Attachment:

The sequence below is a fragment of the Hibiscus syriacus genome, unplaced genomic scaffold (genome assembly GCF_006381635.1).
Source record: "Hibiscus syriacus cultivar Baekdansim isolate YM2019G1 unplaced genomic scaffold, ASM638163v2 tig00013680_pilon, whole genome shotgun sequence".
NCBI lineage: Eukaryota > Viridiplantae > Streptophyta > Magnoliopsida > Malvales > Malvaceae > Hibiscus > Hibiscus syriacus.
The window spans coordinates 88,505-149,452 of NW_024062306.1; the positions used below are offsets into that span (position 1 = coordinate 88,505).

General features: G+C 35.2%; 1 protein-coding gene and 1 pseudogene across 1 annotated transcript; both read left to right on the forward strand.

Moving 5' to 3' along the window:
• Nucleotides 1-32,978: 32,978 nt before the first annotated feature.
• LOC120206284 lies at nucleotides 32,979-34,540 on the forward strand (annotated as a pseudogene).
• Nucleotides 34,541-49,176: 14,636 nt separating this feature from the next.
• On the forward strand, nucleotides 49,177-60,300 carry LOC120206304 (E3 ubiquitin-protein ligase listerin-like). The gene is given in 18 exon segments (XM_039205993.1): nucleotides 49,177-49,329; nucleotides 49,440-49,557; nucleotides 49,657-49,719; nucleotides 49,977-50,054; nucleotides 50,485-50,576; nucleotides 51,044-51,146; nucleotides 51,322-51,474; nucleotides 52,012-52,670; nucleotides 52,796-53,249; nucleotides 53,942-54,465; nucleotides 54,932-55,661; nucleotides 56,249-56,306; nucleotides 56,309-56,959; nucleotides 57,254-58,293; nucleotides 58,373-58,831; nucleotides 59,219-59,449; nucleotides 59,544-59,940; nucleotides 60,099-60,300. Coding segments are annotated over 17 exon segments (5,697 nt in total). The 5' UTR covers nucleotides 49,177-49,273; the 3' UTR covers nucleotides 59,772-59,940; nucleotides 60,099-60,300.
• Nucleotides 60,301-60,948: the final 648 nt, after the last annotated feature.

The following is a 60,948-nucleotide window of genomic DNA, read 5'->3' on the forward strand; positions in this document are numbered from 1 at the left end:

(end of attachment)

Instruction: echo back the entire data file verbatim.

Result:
The sequence below is a fragment of the Hibiscus syriacus genome, unplaced genomic scaffold (genome assembly GCF_006381635.1).
Source record: "Hibiscus syriacus cultivar Baekdansim isolate YM2019G1 unplaced genomic scaffold, ASM638163v2 tig00013680_pilon, whole genome shotgun sequence".
NCBI lineage: Eukaryota > Viridiplantae > Streptophyta > Magnoliopsida > Malvales > Malvaceae > Hibiscus > Hibiscus syriacus.
The window spans coordinates 88,505-149,452 of NW_024062306.1; the positions used below are offsets into that span (position 1 = coordinate 88,505).

General features: G+C 35.2%; 1 protein-coding gene and 1 pseudogene across 1 annotated transcript; both read left to right on the forward strand.

Moving 5' to 3' along the window:
• Nucleotides 1-32,978: 32,978 nt before the first annotated feature.
• LOC120206284 lies at nucleotides 32,979-34,540 on the forward strand (annotated as a pseudogene).
• Nucleotides 34,541-49,176: 14,636 nt separating this feature from the next.
• On the forward strand, nucleotides 49,177-60,300 carry LOC120206304 (E3 ubiquitin-protein ligase listerin-like). The gene is given in 18 exon segments (XM_039205993.1): nucleotides 49,177-49,329; nucleotides 49,440-49,557; nucleotides 49,657-49,719; nucleotides 49,977-50,054; nucleotides 50,485-50,576; nucleotides 51,044-51,146; nucleotides 51,322-51,474; nucleotides 52,012-52,670; nucleotides 52,796-53,249; nucleotides 53,942-54,465; nucleotides 54,932-55,661; nucleotides 56,249-56,306; nucleotides 56,309-56,959; nucleotides 57,254-58,293; nucleotides 58,373-58,831; nucleotides 59,219-59,449; nucleotides 59,544-59,940; nucleotides 60,099-60,300. Coding segments are annotated over 17 exon segments (5,697 nt in total). The 5' UTR covers nucleotides 49,177-49,273; the 3' UTR covers nucleotides 59,772-59,940; nucleotides 60,099-60,300.
• Nucleotides 60,301-60,948: the final 648 nt, after the last annotated feature.

The following is a 60,948-nucleotide window of genomic DNA, read 5'->3' on the forward strand; positions in this document are numbered from 1 at the left end: